It's basically DTS teaming up with a brand name (IMAX) that is associated with spectacular movie playback, in order to better compete in the market place. The idea is to mimic aspects of IMAX that people really like: detailed & bright picture with dynamic & immersive audio. The video part will be 4K resolution with some sort of HDR.
Most movie soundtracks have their dynamic range slightly reduced when re-mastered for home video. They have to play back on TV speakers after all. IMAX Enhanced will be an opportunity to maintain the maximum dynamic range possible. Also, IMAX theatres have a Centre Height speaker at the top of the screen, for a 7.1.5 speaker configuration. Most DTS:X tracks so far have been 7.1.4, so they will likely add an extra channel (Centre Height). IF your set-up doesn't have a Centre Height speaker, sound from that channel will simply split to the Left & Right Height speaker (same as if you have no Centre speaker).
So far, two studios (Sony & Paramount) have signed on to create IMAX Enhanced mixes for some of their movies released on 4K UHD. IMAX themselves plan to release some of their documentaries in this format as well. And some manufacturers (Sony, Denon, Marantz) will be making receivers and pre-pros with IMAX Enhanced playback mode. The current Denon & Marantz flagship models will be getting a software update in October that will give them the IMAX Enhanced mode.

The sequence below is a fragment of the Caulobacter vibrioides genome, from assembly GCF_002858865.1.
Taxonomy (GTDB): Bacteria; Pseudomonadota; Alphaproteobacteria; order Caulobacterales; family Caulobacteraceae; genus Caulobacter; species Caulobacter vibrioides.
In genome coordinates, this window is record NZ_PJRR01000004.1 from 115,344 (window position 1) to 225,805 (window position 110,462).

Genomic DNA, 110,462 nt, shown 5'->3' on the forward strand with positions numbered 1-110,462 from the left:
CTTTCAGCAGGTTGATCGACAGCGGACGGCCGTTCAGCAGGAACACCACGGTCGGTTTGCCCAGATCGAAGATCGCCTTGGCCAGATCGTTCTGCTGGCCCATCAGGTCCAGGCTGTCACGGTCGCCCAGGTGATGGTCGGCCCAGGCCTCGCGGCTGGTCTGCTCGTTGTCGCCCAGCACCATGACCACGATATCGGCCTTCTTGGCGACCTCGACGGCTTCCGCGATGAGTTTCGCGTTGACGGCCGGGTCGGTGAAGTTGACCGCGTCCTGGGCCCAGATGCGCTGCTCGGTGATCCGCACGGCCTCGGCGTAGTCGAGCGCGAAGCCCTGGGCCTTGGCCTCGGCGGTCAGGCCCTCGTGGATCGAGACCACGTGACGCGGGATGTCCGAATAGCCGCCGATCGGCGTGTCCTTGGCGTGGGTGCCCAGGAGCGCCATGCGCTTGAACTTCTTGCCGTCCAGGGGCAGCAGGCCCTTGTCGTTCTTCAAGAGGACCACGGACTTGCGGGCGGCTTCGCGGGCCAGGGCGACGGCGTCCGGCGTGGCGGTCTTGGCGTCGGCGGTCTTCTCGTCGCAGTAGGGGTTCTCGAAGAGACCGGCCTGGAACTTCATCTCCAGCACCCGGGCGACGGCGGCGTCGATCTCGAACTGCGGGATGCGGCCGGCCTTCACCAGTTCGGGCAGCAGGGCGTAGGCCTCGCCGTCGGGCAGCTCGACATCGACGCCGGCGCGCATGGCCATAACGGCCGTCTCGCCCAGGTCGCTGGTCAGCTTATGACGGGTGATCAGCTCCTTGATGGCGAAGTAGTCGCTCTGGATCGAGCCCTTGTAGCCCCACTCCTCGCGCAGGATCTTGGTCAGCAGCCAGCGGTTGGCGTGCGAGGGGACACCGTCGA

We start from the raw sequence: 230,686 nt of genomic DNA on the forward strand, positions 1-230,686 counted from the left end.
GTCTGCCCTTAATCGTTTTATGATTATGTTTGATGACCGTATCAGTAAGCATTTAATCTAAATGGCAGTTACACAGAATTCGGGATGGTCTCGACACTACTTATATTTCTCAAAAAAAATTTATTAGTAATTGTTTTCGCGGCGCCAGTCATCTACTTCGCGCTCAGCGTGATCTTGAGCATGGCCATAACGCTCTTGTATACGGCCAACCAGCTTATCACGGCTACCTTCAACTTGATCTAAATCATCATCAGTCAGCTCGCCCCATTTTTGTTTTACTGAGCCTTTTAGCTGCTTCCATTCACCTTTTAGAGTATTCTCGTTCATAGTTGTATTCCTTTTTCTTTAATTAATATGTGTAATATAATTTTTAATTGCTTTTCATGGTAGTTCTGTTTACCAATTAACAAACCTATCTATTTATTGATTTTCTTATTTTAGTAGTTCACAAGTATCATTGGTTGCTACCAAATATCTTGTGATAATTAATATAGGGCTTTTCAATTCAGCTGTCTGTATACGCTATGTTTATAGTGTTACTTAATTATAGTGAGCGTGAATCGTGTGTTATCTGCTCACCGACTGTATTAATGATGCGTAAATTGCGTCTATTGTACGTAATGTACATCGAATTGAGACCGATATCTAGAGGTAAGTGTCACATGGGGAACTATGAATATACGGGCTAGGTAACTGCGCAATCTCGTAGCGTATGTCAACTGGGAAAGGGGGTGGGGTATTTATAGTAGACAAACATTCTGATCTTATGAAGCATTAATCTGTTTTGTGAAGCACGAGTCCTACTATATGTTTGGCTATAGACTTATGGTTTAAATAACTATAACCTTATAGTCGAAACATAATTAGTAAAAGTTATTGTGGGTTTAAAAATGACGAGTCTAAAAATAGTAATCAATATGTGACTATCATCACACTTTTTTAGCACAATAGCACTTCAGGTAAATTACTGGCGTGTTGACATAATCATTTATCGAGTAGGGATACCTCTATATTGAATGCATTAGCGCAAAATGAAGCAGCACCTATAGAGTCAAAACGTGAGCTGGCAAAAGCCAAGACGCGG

As with all new formats, it will be completely backwards compatible with DTS:X receivers that don't have the IMAX Enhanced mode as well as regular DTS receivers. Heck, they'll even play back on the two speakers on your TV.
All movies come letter boxed, but even in such movies some scenes come for full 16:9 screen. You can see this in all Nolan movies, it switches between letterbox and full screen in movies. Other than that I have no clue why another such standard and certification. May be a ploy to make us buy more stuff or upgrade !